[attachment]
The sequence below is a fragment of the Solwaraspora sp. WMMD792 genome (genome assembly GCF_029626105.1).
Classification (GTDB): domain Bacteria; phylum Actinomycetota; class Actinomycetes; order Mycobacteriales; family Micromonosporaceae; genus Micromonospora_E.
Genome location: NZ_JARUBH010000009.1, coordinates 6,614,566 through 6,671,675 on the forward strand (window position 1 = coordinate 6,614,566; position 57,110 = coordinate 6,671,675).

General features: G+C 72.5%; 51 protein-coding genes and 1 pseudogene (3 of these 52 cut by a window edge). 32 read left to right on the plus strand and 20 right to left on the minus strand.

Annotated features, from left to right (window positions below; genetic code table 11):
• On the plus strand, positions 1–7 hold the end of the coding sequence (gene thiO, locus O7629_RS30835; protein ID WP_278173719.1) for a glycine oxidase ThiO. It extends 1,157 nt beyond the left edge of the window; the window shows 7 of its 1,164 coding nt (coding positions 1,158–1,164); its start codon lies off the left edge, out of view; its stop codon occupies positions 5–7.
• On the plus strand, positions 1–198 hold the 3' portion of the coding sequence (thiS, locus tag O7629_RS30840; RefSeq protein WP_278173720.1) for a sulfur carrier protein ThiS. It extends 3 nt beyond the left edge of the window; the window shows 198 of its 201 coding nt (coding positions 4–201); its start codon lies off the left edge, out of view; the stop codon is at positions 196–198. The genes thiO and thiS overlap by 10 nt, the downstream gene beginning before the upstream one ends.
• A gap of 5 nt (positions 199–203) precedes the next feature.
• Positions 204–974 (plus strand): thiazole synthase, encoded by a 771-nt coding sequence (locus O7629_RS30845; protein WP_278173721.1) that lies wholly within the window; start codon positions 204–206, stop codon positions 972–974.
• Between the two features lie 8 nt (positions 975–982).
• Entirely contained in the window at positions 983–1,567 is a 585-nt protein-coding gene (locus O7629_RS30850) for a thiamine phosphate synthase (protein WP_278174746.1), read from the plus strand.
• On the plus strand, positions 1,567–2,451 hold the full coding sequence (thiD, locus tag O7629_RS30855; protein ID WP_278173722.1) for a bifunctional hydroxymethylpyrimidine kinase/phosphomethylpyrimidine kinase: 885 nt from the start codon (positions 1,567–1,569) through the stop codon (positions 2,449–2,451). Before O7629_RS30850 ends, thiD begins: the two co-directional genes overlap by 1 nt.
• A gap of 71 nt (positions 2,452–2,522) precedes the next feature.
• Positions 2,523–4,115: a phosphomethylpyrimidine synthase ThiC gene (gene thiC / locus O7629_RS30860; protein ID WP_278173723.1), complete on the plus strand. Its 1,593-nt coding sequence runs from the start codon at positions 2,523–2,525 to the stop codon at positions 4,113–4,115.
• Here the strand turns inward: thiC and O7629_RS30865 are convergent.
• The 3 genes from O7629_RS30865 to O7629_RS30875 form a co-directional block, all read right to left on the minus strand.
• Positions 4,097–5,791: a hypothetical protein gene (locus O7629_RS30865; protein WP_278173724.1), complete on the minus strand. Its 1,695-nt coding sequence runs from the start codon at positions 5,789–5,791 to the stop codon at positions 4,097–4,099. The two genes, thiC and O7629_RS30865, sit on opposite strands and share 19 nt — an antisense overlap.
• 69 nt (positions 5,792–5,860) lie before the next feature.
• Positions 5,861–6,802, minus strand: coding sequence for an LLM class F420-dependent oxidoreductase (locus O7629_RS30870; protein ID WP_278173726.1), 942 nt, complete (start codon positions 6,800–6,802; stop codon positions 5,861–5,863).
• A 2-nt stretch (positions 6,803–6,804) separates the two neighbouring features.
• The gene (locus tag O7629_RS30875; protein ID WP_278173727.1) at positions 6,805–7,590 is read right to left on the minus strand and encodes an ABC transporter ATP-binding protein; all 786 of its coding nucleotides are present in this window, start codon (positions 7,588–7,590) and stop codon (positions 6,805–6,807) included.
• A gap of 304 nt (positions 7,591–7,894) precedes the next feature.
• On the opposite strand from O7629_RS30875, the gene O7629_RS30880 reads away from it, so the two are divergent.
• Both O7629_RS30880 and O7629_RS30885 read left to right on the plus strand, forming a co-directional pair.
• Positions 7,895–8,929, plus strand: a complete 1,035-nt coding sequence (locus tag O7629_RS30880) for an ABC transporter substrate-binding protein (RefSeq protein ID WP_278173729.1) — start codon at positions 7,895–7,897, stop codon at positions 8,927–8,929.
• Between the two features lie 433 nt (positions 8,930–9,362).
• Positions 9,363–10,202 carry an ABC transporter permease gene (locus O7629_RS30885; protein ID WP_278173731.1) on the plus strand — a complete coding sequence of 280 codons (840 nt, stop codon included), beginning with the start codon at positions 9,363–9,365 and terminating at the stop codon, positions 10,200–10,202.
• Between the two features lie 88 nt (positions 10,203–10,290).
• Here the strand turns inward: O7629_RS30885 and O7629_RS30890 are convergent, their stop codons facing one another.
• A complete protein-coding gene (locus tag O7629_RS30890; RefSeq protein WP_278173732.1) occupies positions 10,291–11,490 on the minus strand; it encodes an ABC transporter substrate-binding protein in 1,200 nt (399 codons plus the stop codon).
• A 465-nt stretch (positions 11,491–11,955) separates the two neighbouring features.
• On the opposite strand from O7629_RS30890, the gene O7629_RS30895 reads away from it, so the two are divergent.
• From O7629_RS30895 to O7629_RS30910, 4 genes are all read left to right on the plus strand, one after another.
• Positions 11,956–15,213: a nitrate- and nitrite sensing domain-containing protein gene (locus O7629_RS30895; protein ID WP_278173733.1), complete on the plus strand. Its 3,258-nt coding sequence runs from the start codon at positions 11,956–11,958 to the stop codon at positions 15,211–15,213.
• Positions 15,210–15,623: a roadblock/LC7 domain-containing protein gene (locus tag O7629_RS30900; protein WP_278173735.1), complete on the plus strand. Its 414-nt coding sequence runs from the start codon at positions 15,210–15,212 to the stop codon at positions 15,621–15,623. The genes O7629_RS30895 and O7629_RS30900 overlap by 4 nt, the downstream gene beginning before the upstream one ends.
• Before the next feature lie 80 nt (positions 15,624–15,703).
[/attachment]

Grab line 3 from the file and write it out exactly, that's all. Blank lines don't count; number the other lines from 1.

Genome location: NZ_JARUBH010000009.1, coordinates 6,614,566 through 6,671,675 on the forward strand (window position 1 = coordinate 6,614,566; position 57,110 = coordinate 6,671,675).